Tim sat up. “Shit, is this the freak out?”
Jolene nodded. “Yeah, and it’s the worst one I’ve seen.”
“There’s a lot of bad data being fed into the simulation,” he said as he tapped quickly, flicking through multiple windows, taking in what was happening. “I don’t know what he’s experiencing, but it can’t be good. I don’t know if I can fix this…”
She goggled at him. “What do you mean?”
“I mean he’s going into cardiac arrest! We might need to get a medical crew!”
“Shit, shit, shit!”
“It’s okay, I think I can get out of it.” He brought up the command window. “There’s a back door I can use. They build it into the system.”
“Yeah, a sort of emergency escape. They don’t tell you about it because you really shouldn’t use it without a professional on hand.”
She gave him a flat look. “Like you?”
“All right, we’ve got bigger problems now. Look, what I’m going to do isn’t going to make you happy.”
“I need to do a reboot.”
“Just on this guy. It’s not going to be much fun for him, but we don’t really have another choice.”
She shook her head. “No way. He’s almost to the end of his sentence. If we reboot, it’ll start everything again. You want to keep him in there for another five years?”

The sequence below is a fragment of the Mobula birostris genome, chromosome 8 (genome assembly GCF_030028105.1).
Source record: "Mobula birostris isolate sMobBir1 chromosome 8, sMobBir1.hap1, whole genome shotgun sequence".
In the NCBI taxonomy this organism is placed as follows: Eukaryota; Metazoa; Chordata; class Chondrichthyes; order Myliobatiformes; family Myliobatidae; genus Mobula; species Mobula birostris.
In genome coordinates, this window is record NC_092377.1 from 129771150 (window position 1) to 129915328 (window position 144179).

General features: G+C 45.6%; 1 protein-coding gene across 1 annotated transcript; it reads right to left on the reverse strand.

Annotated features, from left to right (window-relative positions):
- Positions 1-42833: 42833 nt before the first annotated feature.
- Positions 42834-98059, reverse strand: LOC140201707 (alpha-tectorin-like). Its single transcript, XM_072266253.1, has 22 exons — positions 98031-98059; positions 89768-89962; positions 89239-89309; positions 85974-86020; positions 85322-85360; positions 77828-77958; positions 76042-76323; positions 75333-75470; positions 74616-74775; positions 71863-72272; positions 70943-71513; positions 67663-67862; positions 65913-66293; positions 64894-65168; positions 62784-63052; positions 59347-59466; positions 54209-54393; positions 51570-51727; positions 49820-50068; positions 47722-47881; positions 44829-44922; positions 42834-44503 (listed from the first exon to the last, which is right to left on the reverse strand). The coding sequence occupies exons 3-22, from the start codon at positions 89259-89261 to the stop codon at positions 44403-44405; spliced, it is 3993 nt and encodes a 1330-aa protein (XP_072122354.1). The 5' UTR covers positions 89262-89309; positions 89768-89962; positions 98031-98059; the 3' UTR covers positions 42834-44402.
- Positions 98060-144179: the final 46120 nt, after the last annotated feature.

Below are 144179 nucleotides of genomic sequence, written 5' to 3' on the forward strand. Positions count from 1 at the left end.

“If we don’t, he’ll die, and that’ll be an even bigger administrative headache. We’ve got to do this, and let the guys upstairs figure out how to deal with the fallout.”
She looked torn, but finally gave a curt nod. “Do it.”
Tim bit his lip, and keyed in the command.
The screen turned off. They both held their breaths for a second and then…
“It worked,” he said, tilting his head back and closing his eyes.
“Is he okay?”
He pointed. “Still breathing, still thinking. All signs returned to normal.”
“Was there a chance that might not have happened?”
He gave her a crooked grin. “Rebooting is always dangerous. But it’s fine. He’s going to be okay.”
“Eventually,” she said darkly.
Sarah, his manager, showed him to his cubicle. “And this is where you’ll be working, Niall.”
He bobbed his head gratefully. It wasn’t much, but it was a job. “So what will I be doing?” he asked as he sat down at the desk.
“Turn the computer on. Use the password I gave you to log in to the system, then transfer the numbers from the first spreadsheet to the empty one.”
“Can’t I just copy and paste?”
“No. It’s old software. Enter them by hand.”
“It’s for a new IT project.”
“Oh. What project?”
“It’s not important. The boys in the basement with the servers are dealing with it. Just enter the numbers, Niall.”
“Okay.” She went away and he got started.